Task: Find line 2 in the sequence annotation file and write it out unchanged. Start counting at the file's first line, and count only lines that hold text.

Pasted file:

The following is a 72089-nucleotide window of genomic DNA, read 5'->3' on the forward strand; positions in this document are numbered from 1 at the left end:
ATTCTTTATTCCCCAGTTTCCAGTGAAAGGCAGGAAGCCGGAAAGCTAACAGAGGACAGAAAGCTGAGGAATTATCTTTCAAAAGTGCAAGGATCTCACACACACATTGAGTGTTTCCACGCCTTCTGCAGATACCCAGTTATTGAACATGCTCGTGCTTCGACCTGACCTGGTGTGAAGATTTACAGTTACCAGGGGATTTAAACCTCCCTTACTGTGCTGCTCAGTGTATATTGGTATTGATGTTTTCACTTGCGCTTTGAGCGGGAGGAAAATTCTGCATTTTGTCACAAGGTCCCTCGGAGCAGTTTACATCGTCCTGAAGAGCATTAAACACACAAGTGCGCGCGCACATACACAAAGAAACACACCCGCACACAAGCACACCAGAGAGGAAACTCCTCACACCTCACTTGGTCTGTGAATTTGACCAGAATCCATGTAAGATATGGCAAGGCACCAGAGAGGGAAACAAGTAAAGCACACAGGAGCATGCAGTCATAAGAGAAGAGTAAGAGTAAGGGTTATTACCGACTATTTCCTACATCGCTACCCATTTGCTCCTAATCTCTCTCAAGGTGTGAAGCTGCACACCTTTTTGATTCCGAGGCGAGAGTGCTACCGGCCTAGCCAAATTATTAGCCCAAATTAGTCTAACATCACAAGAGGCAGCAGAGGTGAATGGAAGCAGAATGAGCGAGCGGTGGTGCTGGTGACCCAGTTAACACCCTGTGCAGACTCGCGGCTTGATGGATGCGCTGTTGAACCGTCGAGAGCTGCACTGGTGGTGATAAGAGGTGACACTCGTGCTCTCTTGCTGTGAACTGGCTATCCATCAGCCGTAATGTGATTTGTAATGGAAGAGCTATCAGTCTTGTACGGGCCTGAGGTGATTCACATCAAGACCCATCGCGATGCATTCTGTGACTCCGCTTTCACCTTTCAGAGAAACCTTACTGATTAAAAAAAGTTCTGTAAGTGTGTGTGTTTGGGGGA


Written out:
ATTCTTTATTCCCCAGTTTCCAGTGAAAGGCAGGAAGCCGGAAAGCTAACAGAGGACAGAAAGCTGAGGAATTATCTTTCAAAAGTGCAAGGATCTCACACACACATTGAGTGTTTCCACGCCTTCTGCAGATACCCAGTTATTGAACATGCTCGTGCTTCGACCTGACCTGGTGTGAAGATTTACAGTTACCAGGGGATTTAAACCTCCCTTACTGTGCTGCTCAGTGTATATTGGTATTGATGTTTTCACTTGCGCTTTGAGCGGGAGGAAAATTCTGCATTTTGTCACAAGGTCCCTCGGAGCAGTTTACATCGTCCTGAAGAGCATTAAACACACAAGTGCGCGCGCACATACACAAAGAAACACACCCGCACACAAGCACACCAGAGAGGAAACTCCTCACACCTCACTTGGTCTGTGAATTTGACCAGAATCCATGTAAGATATGGCAAGGCACCAGAGAGGGAAACAAGTAAAGCACACAGGAGCATGCAGTCATAAGAGAAGAGTAAGAGTAAGGGTTATTACCGACTATTTCCTACATCGCTACCCATTTGCTCCTAATCTCTCTCAAGGTGTGAAGCTGCACACCTTTTTGATTCCGAGGCGAGAGTGCTACCGGCCTAGCCAAATTATTAGCCCAAATTAGTCTAACATCACAAGAGGCAGCAGAGGTGAATGGAAGCAGAATGAGCGAGCGGTGGTGCTGGTGACCCAGTTAACACCCTGTGCAGACTCGCGGCTTGATGGATGCGCTGTTGAACCGTCGAGAGCTGCACTGGTGGTGATAAGAGGTGACACTCGTGCTCTCTTGCTGTGAACTGGCTATCCATCAGCCGTAATGTGATTTGTAATGGAAGAGCTATCAGTCTTGTACGGGCCTGAGGTGATTCACATCAAGACCCATCGCGATGCATTCTGTGACTCCGCTTTCACCTTTCAGAGAAACCTTACTGATTAAAAAAAGTTCTGTAAGTGTGTGTGTTTGGGGGA